AWAWS was delighted to host a special panel session at the 41st Annual Meeting and Conference of the Australasian Society of Classical Studies. Entitled “Towards a History of Women in the Discipline”, the panel was chaired by AWAWS co-founder Dr Rachel Yuen-Collingridge and featured three speakers Natalie Looyer, Candace Richards and Professor Tim Parkin.
Natalie Looyer, from the University of Canterbury, was first to present her paper ‘The Academic Legacy of Miss Marion Steven.’ This was the culmination of Natalie’s wide ranging oral history project on the legacy of the woman who not only founded the Logie Collection, but whose legacy can be measured by the success of her students and who is remembered as a remarkable teacher who shaped the lives of generations of classicists.
Candace Richards, from the University of Sydney, presented (via video link) second on the topic “Beyond the Curator: A history of women at the Nicholson Museum.” In this paper, Candace emphasised the bias that frequently occurs in institutional histories and sought to introduce the variety of roles women often play behind the scenes in museum collections, highlighting just some of the ‘hidden women’ of the Nicholson Museum.
The session was rounded out by Professor Tim Parkin, from the University of Melbourne, with his paper “Beryl Rawson, magna mater”. On the occasion of the tenth anniversary of Beryl Rawson’s passing (1933-2010), Tim reflected on the significant contribution Rawson made to the establishment of the Roman Family as a subject worthy of study, interspersing his paper with biographical items that highlighted just some of the challenges Beryl personally faced, as well as women across the discipline more broadly, when pursuing an academic career throughout the 20th century.
All three speakers approached their topics from different perspectives engaging different research methodologies fitting the subject at hand. This variety in methodological approaches is an essential component in the development of a ‘history of women in the discipline.’ It is only through intertwining personal biography with analyses of institutional histories, using traditional and non-traditional research methods and assessing the influence that these women had on the generations to follow that a true understanding of the impact women had on the development and teaching of classics, ancient history, archaeology, and beyond can be arrived at.
Throughout the conference, AWAWS was proud to also support an anti-bullying workshop, drinks for members and hold a special meeting in which it launched its new mentoring program. Each of these activities was supported generously by the ASCS which co-sponsored events and facilitated our participation. A special thanks to Dr Daniel Osland, conference convenor, and AWAWS Treasurer, Gwynaeth McIntyre, for their wonderful work organising the conference and for their support for the AWAWS events.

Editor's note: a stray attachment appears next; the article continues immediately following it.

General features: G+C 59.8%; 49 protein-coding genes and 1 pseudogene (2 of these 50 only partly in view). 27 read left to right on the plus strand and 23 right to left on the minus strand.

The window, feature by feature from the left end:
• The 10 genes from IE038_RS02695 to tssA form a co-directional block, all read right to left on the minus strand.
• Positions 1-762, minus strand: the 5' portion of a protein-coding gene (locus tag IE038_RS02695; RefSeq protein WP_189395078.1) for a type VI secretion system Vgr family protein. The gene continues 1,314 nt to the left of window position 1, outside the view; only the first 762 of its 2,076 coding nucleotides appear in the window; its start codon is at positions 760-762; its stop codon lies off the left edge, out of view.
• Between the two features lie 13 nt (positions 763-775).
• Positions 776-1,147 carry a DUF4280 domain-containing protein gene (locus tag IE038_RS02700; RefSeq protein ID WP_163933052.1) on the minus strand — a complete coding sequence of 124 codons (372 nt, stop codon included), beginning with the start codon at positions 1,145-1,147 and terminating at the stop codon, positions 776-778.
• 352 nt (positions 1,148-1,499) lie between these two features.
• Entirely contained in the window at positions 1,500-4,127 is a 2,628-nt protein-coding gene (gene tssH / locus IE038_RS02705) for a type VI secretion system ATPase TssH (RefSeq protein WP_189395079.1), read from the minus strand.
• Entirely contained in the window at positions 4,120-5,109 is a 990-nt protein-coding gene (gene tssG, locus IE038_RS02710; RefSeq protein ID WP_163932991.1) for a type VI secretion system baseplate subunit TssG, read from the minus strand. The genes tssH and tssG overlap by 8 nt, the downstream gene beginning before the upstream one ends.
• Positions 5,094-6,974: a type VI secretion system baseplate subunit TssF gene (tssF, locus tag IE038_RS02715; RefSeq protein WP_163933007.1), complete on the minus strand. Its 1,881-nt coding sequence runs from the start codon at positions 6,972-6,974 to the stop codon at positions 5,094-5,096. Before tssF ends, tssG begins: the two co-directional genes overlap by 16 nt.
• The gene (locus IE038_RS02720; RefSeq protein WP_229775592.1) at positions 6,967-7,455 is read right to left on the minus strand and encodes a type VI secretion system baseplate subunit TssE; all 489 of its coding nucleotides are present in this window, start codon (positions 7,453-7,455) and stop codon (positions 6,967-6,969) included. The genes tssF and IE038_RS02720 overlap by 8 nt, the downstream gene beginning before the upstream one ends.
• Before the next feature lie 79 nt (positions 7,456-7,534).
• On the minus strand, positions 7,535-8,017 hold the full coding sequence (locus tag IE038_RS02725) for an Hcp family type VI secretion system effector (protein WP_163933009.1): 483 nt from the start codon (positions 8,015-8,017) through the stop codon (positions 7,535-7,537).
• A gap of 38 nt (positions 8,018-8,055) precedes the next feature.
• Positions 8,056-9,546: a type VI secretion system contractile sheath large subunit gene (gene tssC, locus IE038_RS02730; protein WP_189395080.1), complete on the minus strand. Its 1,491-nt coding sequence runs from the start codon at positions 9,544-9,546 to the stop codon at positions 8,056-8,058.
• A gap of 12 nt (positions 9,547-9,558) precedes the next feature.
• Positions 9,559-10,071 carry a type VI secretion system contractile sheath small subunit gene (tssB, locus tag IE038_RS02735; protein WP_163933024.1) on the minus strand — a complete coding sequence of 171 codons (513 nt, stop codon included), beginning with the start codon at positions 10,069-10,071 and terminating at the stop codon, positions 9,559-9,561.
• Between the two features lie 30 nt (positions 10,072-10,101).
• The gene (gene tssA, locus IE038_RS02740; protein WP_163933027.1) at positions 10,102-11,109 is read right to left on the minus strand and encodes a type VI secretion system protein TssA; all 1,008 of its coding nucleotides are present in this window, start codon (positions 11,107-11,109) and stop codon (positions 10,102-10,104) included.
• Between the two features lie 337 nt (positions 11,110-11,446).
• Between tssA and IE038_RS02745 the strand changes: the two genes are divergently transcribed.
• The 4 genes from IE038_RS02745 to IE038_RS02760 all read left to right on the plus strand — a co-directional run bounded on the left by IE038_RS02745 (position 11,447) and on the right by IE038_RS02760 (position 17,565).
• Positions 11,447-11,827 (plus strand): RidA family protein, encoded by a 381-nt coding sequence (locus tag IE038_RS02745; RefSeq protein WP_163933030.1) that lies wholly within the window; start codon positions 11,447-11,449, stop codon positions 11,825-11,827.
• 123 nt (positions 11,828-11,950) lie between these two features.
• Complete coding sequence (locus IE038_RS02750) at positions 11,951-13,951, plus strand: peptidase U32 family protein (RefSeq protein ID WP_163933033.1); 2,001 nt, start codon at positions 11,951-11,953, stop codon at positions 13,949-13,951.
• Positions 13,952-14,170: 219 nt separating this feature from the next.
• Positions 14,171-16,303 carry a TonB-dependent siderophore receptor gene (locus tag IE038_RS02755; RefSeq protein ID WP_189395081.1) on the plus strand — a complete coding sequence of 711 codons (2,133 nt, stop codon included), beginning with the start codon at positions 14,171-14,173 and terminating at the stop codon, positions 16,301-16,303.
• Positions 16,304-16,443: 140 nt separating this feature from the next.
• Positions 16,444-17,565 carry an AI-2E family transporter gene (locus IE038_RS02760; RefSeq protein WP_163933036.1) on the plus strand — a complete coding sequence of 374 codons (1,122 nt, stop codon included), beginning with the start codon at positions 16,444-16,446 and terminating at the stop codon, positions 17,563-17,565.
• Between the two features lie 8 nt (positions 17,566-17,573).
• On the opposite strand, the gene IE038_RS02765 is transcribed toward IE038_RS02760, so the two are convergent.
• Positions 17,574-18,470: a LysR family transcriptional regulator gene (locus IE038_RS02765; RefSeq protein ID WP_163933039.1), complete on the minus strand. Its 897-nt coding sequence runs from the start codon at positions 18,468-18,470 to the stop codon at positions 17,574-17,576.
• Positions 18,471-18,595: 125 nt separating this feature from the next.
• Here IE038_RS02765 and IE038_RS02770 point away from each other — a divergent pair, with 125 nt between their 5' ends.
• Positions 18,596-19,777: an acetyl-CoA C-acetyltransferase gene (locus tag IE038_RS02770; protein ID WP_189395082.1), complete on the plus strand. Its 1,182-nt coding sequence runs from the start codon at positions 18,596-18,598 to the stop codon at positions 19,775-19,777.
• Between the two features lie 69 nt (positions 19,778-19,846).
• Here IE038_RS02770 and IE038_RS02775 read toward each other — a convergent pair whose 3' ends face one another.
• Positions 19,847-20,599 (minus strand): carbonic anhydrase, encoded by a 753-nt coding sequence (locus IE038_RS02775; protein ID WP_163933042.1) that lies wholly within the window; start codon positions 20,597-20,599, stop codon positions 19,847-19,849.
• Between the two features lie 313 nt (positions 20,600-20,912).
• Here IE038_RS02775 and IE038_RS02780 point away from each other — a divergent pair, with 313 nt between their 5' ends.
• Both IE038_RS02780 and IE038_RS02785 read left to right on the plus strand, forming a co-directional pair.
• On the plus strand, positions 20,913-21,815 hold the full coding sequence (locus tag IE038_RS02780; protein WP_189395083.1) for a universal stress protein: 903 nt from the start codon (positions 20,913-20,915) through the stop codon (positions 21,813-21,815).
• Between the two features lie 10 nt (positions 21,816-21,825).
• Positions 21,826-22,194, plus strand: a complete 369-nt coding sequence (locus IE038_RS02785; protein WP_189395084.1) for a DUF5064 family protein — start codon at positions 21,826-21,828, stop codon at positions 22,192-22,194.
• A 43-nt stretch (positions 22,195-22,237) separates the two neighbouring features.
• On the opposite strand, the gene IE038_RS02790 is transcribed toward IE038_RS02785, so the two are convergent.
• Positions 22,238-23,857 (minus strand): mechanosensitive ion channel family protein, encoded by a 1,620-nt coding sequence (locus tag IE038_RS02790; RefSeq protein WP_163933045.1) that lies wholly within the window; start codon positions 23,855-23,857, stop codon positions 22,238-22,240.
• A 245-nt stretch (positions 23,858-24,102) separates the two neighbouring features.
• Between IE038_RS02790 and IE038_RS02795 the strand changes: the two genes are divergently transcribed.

Abstracts from each our of presenters are available in the ASCS41 conference program - https://www.otago.ac.nz/classics/ascs-2020.htm
While women are conspicuous in number and achievement in Australian history, they remain largely unacknowledged and underrepresented in continuing positions and research fellowships in Australasian Ancient World Studies. The absence of any comprehensive history of Australasian women involved in the study of the ancient world contributes to marginalising the impact of women on the discipline.
Alia Astra: A History of Australasian Women in Ancient World Studies was organized by Rachel Yuen-Collingridge and Lea Beness on behalf of AWAWS in an attempt to start charting, compiling and publicising that history. This event was held at Macquarie University on the 26th April 2019 and consisted of a full day workshop followed by a panel discussion open to the public.
The workshop aimed to consolidate efforts to collect and work up data towards a history of Australasian women in Ancient World Studies by bringing together scholars who have worked on, or are undertaking, research on women in the field in Australia and New Zealand. Scholars working on the living or past history of women in the discipline came together to share findings and mapped out a special journal issue dedicated to a history of women in the discipline in the next two years, as well as a five-year strategy for the ongoing effort to collect, archive, and disseminate information on women in the discipline for the future.
The day culminated in a panel discussion, featuring Natalie Looyer, Mary Spongberg and Michelle Arrow and chaired by AWAWS President Lea Beness, which discussed the issues involved in developing a history of women in the field.
Registration for the day included on online survey. Our survey is still available here. If you could not attend but have worked in this area, please still register or email to let us at the AWAWS email address listed above to let us know about your efforts and how you might like to be incolved in the future.
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The contribution made by women to ancient world studies in Australia and New Zealand has often been neglected. Our blog aims to bring you new research and insights into some of these remarkable women.
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